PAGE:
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Antibiotics: What You Need To Know

Antibiotics have saved millions of lives. Trust me, we would not want to revert to the days before antibiotics. However, the issue arises from our excessive and incorrect use, creating a crisis within our bodies and the world.

Healthcare providers prescribe millions of antibiotics (abx) each year. Shockingly, up to 43% are unnecessary. This misuse is where the trouble starts, and this issue isn’t exclusive to countries requiring prescriptions for antibiotics. In places where antibiotics can be bought over the counter, their use is even more unnecessary.

What are Antibiotics?

Antibiotics are medicines that combat bacterial infections in people and animals. They function by killing bacteria or inhibiting their growth and multiplication. It’s vital to note that antibiotics are effective against bacterial infections, not viral ones.

Antibiotics have been utilized for thousands of years to manage infections, even during times when the causes of infections were unknown. Our ancestors, like ancient Egyptians, used various molds and plant extracts to treat infections.

Despite these primitive treatments, infections that we now find easy to treat – such as pneumonia and diarrhea caused by bacteria – were the leading cause of human death in the developed world until the 20th century. This situation persisted until the formal discovery of antibiotics.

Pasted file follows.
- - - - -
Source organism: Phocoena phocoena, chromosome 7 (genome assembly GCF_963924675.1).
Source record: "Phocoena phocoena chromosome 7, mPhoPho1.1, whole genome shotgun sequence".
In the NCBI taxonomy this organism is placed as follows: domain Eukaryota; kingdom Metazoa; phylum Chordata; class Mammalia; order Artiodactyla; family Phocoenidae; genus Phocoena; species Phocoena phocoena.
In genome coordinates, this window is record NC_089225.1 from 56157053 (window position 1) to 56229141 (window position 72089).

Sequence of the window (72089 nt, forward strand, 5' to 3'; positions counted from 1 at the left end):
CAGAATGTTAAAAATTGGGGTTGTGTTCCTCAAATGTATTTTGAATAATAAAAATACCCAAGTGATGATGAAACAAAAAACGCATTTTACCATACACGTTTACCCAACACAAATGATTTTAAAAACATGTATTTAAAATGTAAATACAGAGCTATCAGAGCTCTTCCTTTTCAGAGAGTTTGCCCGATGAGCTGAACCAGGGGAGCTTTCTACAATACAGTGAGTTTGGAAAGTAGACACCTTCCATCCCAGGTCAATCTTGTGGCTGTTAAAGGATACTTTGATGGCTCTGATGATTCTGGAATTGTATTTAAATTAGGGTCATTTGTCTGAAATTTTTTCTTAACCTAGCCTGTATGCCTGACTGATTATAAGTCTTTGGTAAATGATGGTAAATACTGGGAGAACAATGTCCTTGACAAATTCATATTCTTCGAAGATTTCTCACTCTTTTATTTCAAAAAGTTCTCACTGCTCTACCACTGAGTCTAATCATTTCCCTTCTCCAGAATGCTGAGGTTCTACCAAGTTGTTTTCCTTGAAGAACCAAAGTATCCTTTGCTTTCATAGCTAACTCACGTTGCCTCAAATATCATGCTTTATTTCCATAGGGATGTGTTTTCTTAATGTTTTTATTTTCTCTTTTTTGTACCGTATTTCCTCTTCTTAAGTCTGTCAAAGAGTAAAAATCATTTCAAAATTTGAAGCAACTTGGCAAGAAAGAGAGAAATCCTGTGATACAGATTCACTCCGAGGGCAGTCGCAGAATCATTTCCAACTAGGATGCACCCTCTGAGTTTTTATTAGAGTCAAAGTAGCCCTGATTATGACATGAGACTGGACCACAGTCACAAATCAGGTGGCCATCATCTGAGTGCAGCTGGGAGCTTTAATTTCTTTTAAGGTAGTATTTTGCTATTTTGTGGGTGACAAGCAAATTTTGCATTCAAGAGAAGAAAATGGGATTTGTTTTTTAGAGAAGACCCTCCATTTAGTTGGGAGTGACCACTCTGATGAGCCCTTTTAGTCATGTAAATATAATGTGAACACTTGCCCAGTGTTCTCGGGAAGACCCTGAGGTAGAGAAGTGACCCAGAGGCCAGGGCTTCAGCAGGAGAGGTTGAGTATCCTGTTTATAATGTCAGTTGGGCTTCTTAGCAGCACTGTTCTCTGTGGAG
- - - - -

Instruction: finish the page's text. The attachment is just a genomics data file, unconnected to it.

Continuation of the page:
A Brief History of Antibiotics

The accidental discovery of penicillin by Alexander Fleming marked a turning point. He noticed that a fungus, Penicillium notatum, had contaminated a culture plate of Staphylococcus bacteria he had left uncovered. The fungus suppressed bacterial growth, leading to the birth of penicillin.

The discovery of penicillin in 1928 marked the beginning of the golden age of natural product antibiotic discovery, peaking in the mid-1950s.

The successful administration of penicillin led to the U.S. government supporting its mass production. By the end of World War II, penicillin was widely recognized as ‘the wonder drug.’

Before antibiotics, infections like bacterial meningitis were often fatal. Other severe infections like tuberculosis, pneumonia, and whooping cough led to death, too. Apart from combating infections, abx made several modern medical procedures viable, including cancer treatment, organ transplants, and open-heart surgery. The average lifespan increased by 23 years with the advent of antibiotics.